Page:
Sunday, April 12, 2015

Don't ask me to write a book on parenting.

Back in the day, when my babes were babies and my biggest challenge was pottytraining, I was pretty confident as a mom.  I had read the books, done the research, and was going to raise up these kids correctly in the name of Jesus and watch the fruit ripen as they neared adulthood.  I had it figured out.

But there was one problem.

My kids were not robots.  They could not be programmed, no matter how babywise I was at growing them God's way.  I shepherded their hearts, I romanced their hearts, and I creatively corrected.  I prayed and trained and counseled and taught them how to share.  They are very good kids, beautiful and smart and polite to the n'th degree to any adult who crosses their paths.  They are loyal friends and funny as can be.  But God has done a massive work of humbling in this mama's heart as my kids have entered the teen years.  No matter how much I trained, sheltered, coached and homeschooled there are some massive struggles that are just going to be part of their experience.  Identity, body image, race, navigating relationships, why they are here, who they are in Christ; these are huge issues for any child but even more magnified in kids who have experienced early loss.

My kids are sinners.  So are yours.  They are enticed by the world and resisting the influence of this almost godless culture is extremely difficult.  The generation that is now in the teen years could be the most narcissistic generation in history.  Just think about it.  I can prove that point in one word.


Need I say more?

Our teenagers are barraged almost constantly by tiny images playing across tiny screens, telling them to pose just so, make life look fun and perfect, and the more "likes" you get the more popular you must be.  We have never had a generation like the one coming behind us and, frankly, WE HAVE NO FRIGGIN' IDEA WHAT WE ARE DOING.

The parenting books don't deal with this.  Even the ones that mention it are only working out of theory because WE DON'T KNOW the long-term effect that the social media culture is going to have on our kids as they become adults.  We just don't know.

My kids have firm boundaries around their phone/internet use.  As they get older we plan to gradually loosen those boundaries in order for them to develop their own sense of discernment regarding social media.  (Don't think I haven't considered going Amish just to avoid the whole modern technology thing.  Thankfully my hubby's love of cable TV sports nipped that idea in the bud!)  But the fact is, after all of this research and i-blood, i-sweat, and i-tears my kids could hit 18, say "see ya'" and be out the door and on the first porn site they can get their hands on.

That, my internet friends, scares the crap out of me.

I don't have an answer.  I can't guarantee anything we are doing in our home is going to work and that they will turn out ok.  And neither can you.  We are treading in unknown territory and it is driving me to my knees on a whole new level.  Not only do I pray for purity in the lives of my children, I pray for their protection against online predators, for them to have a desire for the things of God and a complete aversion to the things of the world.  I continue to set firm boundaries and enforce a sense of propriety in how they contact friends and members of the opposite sex.  But I have also had to step back and shut my preachy mouth because, the truth is, only God can make them want what is right.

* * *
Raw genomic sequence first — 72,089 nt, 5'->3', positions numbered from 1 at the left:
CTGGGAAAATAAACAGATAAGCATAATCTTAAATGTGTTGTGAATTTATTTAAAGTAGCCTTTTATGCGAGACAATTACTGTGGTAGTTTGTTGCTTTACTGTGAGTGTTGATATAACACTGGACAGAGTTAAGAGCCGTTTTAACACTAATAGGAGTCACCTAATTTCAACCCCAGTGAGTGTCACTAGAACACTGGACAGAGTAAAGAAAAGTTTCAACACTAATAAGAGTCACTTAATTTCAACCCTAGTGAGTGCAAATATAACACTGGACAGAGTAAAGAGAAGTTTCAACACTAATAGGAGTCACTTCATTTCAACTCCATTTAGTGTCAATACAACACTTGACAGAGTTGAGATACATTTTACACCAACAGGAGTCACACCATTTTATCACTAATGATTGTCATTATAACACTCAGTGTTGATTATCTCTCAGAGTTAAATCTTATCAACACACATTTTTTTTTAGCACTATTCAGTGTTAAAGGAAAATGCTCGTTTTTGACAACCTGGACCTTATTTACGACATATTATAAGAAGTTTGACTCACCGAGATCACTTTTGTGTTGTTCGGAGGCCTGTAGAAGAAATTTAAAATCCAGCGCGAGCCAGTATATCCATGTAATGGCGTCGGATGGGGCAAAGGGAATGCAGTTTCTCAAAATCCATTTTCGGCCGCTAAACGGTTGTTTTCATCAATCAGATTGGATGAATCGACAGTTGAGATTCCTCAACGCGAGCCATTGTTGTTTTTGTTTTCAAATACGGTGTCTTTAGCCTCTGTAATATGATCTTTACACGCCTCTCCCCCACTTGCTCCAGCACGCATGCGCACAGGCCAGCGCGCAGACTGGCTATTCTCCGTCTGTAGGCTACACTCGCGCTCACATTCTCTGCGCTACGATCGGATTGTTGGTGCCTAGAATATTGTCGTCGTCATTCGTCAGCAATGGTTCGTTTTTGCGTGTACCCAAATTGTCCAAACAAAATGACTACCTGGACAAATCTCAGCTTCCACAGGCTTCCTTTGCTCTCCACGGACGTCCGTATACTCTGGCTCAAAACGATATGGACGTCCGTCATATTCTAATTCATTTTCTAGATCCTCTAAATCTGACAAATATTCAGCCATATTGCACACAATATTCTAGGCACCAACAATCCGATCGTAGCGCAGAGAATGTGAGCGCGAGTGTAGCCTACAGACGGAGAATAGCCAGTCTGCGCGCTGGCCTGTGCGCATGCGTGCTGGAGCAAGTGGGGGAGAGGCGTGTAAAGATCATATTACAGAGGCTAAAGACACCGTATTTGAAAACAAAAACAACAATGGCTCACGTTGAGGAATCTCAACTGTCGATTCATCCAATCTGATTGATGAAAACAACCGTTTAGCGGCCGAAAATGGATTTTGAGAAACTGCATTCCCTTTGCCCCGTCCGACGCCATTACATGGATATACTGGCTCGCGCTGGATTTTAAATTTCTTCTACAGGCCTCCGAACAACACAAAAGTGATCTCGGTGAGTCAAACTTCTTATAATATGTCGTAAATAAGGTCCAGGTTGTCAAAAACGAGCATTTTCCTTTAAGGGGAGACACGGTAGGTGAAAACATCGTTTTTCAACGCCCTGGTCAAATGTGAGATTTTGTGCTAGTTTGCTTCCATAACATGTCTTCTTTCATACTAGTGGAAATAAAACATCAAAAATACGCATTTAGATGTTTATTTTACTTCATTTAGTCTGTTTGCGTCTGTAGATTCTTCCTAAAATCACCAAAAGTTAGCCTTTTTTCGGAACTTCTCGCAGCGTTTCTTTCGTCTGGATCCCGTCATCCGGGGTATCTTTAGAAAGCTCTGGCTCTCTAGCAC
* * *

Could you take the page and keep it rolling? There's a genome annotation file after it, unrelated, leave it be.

"For it is God who works in you, to will and to act according to His good purpose."  Phil. 2:13

Do I believe this?  That He will work in my children, that He will make them want what He wants and get true satisfaction from obedience to Him?  I have to.  It is my only hope as I raise my children in this crooked and depraved generation.  I admit I have read lots of parenting books.  I am a researcher by nature, but I have learned to pick and choose what seems right for my family at the time and not buy in to the latest philosophy or parenting fad.  No matter how many key phrases I have memorized and ready to apply in the teachable moments, only God can speak to the deepest places in the hearts of my children. Sometimes the best thing I can do is get out of His way and, though it may be painful to watch, let Him do the hard heart-work that needs to be done in order to refine my kids and make them more like Christ just like He did when I was a teen and young adult.  I imagine my mama could blame me for a few of her gray hairs (though I'm sure MOST of them were from my brother!) but she never preached or lost it when we screwed up.  I imagine she spent many hours on her knees for us.

I can do no less for my children.

This parenting season is HARD, much harder than I ever imagined.  I feel the clock ticking on their years at home and the pressure to do it right and well can be overwhelming.  I want them to love me, to come home often for holidays and weekends when they are in college, to look back on their childhood with sweet feelings of love and acceptance, to know that they are the five greatest gifts I have ever been given and that their father and I have got their back no matter what.  But I also don't want to parent out of fear, which is a struggle for me.  Despite the ticking clock, I have to live for today and for eternity.  I have to honor God above all.  Only He can woo their hearts and make them want what only He can offer.

But don't think I won't snatch that phone out of their hot little hands when necessary!   What in the world did our parents take away when we smarted off...our Ataris?  Good grief.

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